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For first time the magnetic porphyrin molecule has been directly connected to an electronic circuit

Graphene Nanoribbons Reach Out to the Molecular World

A collaboration among Spanish research institutes—led by the nanoGUNE Cooperative Research Center (CIC)—has made a significant breakthrough in so-called molecular electronics by devising a way to connect magnetic porphyrin molecules to graphene nanoribbons. These connections may be another example of how graphene could enable the potential of molecular electronics.

Porphyrin is a hemogloblin-like molecule that is responsible for making photosynthesis possible in plants and transporting oxygen in our blood. But recently, researchers have been experimenting with so-called magnetic porphyrins and discovered that they can form the basis of spintronic devices.

Spintronics involves manipulating the spin of electrons and in this way differs from conventional electronics that manipulates their movement. It is this spin that is responsible for magnetism: When a majority of electrons in a material have their spins pointing in the same direction, the material is magnetized. If you can move all the spins up or down and can read that direction, you can create the foundation of the “0” and “1” of digital logic.

Spintronic devices based on the porphyrin molecule exploit the magnetic atom—typically iron, which has spin-polarized states—that is in the middle of each molecule. There are a number of ways of exploiting the spin of these magnetic atoms to polarize the transported current. If magnetic molecules with a larger spin are used—the so-called a single-molecule magnet—a “1” or “0” state could be stabilized by a magnetic field and read by currents.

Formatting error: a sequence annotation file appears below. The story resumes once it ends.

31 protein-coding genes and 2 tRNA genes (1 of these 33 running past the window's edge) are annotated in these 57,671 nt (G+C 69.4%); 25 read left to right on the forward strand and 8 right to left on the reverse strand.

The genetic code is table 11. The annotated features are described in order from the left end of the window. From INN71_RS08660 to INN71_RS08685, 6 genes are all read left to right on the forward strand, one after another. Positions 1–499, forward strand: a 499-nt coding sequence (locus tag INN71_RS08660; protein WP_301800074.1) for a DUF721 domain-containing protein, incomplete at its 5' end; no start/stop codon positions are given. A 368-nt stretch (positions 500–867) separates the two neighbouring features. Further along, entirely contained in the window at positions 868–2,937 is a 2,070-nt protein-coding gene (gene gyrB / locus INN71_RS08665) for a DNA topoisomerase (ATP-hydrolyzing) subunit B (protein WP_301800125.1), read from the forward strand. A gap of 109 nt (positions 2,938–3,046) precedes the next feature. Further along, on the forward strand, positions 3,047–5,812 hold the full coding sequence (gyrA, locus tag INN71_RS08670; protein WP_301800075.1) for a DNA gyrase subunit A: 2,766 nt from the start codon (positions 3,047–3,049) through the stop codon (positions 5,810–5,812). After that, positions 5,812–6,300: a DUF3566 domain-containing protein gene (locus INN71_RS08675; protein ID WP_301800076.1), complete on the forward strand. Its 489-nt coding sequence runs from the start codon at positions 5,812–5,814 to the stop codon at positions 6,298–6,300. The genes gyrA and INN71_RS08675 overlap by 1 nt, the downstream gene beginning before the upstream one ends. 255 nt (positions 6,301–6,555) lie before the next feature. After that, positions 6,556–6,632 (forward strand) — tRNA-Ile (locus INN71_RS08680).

The Spanish researchers have taken a unique approach to setting this up. They’ve created direct connections to the molecules with atomically precise graphene wires, which covalently bond to specific sites of the molecules.

“This allows the injection of electronic currents into the molecule,” says Nacho Pascual, Ikerbasque Professor and leader of the Nanoimaging Group at nanoGUNE. “We further show that even after the connection, the molecule maintains its magnetic property.”

Pascual adds that the Spanish collaborators have demonstrated that small variations in the way the graphene nanoribbons are attached to a molecule can alter its magnetic properties. Further, a  molecule’s spin can be manipulated via the injected currents.

“We tested the magnetization by performing tunneling spectroscopy,” says Pascual. “We saw that the iron ion maintained its spin and its preferred direction after connection to the graphene nanoribbons, but in a few cases where the bonding was different it completly vanished. So the way of contacting is crucial.”

Pascual sees this work as bringing spintronics into molecular electronics, and has unofficially dubbed it “Molecular Spintronics.”